'Waiting for Godot' captures two film awards at Los Angeles Cinema Film Festival - Sacramento Film

Los Angeles Cinema Film Festival (LACFF) announced winners today, January 6, 2013, of the winter selection of best films entered in the quarterly competition.

The winner of the LACFF's best music video demonstrates that art is timeless and can be presented through a myriad of avenues.

“Waiting For Godot” directed by Caitlin Pashalek will receive two awards at the festival’s screening and awards program.

The official music video of Janina Gavankar’s single “Waiting for Godot” will receive the Best Music Video and Best Editing honors next Sunday, January 13th, at the Whitefire Theater in Sherman Oaks, California.

It’s not unusual for hits on Broadway to be presented later on film or sometimes vice a versa.

But Pashalek and Gavankar's excellent collaboration of tow art forms (the song and music video) is based on a play titled the same, "Waiting for Godot."

To better comprehend the musical and visual experience this masterpiece exhibits, one should be familiar with the stage play.

The play was penned by Irishman Samuel Beckett in French (and later translated into English by him.)

It opened 60 years ago on January 5, 1953 in the Theatre Babylone in Paris.

10 years after Beckett’s death, the play was named best stage play of the 20th century.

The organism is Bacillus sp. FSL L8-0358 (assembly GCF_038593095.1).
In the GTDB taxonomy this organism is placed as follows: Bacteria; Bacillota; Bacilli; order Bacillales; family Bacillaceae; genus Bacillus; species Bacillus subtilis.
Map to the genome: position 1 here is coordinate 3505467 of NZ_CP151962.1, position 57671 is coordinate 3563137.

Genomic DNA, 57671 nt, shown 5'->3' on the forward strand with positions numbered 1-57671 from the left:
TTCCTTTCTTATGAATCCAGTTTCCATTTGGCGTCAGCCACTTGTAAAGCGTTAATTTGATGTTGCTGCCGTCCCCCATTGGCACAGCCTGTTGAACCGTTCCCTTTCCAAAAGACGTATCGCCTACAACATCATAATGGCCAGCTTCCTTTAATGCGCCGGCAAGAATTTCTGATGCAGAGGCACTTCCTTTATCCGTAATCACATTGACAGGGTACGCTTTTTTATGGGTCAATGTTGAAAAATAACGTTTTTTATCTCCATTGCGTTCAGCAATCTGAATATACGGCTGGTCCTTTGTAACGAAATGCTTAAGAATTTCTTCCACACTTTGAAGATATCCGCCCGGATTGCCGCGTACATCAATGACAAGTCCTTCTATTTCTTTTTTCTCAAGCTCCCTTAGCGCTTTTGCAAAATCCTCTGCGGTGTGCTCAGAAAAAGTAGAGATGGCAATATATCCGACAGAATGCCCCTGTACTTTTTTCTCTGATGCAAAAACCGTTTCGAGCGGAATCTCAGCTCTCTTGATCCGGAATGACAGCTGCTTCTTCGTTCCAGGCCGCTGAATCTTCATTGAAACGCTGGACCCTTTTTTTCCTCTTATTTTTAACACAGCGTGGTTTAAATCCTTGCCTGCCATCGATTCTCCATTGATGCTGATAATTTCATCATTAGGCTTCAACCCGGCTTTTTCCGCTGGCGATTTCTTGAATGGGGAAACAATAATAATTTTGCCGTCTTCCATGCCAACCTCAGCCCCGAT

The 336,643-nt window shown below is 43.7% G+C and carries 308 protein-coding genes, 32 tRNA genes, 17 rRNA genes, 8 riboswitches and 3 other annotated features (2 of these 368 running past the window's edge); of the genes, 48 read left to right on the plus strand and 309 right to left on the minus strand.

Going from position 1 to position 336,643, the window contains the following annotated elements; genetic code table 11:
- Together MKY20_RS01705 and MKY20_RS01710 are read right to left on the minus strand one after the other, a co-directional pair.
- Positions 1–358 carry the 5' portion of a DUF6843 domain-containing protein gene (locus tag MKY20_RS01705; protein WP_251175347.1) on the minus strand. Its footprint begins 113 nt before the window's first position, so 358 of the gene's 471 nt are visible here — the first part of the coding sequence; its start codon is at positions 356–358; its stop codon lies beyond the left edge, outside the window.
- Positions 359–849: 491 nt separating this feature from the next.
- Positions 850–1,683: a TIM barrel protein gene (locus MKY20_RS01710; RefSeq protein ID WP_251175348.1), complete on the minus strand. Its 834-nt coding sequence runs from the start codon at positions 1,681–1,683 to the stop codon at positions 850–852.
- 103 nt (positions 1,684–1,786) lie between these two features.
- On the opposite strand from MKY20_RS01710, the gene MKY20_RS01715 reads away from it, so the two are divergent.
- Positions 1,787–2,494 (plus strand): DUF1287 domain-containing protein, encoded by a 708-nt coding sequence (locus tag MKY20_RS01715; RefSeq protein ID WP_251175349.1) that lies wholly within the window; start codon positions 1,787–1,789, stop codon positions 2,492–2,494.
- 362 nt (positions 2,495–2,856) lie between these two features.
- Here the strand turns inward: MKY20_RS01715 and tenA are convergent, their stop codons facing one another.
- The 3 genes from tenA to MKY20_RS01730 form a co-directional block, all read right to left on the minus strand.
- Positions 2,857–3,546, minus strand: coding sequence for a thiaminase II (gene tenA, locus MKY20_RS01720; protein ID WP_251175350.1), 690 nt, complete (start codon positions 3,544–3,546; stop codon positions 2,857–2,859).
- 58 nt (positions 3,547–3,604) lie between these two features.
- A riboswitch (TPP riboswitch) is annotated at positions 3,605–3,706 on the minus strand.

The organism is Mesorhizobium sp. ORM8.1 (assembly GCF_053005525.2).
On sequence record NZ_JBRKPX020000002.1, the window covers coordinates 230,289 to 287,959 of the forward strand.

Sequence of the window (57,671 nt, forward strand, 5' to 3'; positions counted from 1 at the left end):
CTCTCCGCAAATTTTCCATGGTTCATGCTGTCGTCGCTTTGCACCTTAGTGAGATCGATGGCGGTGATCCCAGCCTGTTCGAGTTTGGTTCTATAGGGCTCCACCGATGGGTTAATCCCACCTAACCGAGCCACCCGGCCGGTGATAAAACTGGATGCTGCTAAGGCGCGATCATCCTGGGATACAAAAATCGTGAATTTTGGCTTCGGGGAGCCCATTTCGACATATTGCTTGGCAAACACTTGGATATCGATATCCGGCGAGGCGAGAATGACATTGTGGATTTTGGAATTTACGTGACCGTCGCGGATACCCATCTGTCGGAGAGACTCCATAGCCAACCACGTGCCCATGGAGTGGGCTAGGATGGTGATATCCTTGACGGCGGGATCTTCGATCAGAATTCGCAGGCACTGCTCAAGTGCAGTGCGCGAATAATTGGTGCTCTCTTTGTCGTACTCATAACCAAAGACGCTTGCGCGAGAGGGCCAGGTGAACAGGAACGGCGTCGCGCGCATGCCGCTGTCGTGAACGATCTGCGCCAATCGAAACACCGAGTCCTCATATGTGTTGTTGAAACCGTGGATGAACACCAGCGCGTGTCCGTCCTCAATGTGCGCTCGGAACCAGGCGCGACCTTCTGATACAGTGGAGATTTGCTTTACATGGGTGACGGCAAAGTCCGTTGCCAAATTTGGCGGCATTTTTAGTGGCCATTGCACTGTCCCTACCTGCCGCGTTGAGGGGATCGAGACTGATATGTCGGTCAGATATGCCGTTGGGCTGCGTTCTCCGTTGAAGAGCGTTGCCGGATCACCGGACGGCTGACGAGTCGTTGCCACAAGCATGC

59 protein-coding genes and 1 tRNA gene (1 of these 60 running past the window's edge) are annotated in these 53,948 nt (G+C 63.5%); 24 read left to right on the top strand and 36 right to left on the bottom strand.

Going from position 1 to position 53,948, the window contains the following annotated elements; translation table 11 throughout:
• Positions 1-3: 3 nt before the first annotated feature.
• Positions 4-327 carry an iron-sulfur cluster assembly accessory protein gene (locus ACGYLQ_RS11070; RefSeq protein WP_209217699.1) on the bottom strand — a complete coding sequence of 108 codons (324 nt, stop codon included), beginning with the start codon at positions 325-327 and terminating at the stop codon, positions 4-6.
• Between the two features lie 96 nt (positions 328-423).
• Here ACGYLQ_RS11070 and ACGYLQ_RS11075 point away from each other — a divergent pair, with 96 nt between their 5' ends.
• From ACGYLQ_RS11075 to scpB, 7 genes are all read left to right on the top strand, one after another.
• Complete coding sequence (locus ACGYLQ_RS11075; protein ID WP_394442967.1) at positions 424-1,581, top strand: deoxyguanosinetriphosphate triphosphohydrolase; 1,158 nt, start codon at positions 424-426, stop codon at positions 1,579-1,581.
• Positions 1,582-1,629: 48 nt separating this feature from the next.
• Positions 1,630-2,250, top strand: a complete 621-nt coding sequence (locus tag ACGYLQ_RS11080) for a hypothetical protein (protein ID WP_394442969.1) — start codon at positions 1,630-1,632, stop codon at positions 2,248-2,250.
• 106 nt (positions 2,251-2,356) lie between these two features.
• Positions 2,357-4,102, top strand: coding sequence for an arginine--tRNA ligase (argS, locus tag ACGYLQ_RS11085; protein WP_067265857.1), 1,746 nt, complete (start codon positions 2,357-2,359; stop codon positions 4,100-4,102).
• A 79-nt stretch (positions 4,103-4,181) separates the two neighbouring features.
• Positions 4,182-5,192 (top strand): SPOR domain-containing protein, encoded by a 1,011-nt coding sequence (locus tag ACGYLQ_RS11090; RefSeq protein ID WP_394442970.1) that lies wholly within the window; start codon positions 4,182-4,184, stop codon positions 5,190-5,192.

The play elicited much controversy and invoked uneasiness in theater goers as well as theater critics.

Critic Norman Berlin described the play in the Massachusetts Review:

On his naked stage we see two tramps named Estragon (Gogo) and Vladimir (Didi) who talk about things in general -usually trivial things but sometimes uttering words that touch deeper matters, that express anguish and hope-as they wait for the arrival of an unknown person named Godot. While they wait two other characters arrive-the imperious Pozzo, who cracks a whip, and his burdened servant Lucky, who has a rope tied around his neck. More talk, including a very long speech by the otherwise silent Lucky, and then Pozzo and Lucky leave. just before the end of Act I a Boy arrives to tell Didi and Gogo that Godot will not be coming that night "but surely tomorrow." The two tramps decide to leave-"Yes, let's go." But "They do not move. Curtain." In Act II the inaction is repeated, the waiting and talk continue, Pozzo and Lucky arrive again, this time Pozzo blind and Lucky dumb, they leave, the Boy arrives to give the same message, and Didi and Gogo again decide to leave, but "They do not move. Curtain."

The beauty of Janina Gavankar gives the story an odd sort of twist. She doesn't look like a tramp, nor is she dressed like a tramp.

And that is the whole purpose of art... so each can make their own interpretations.

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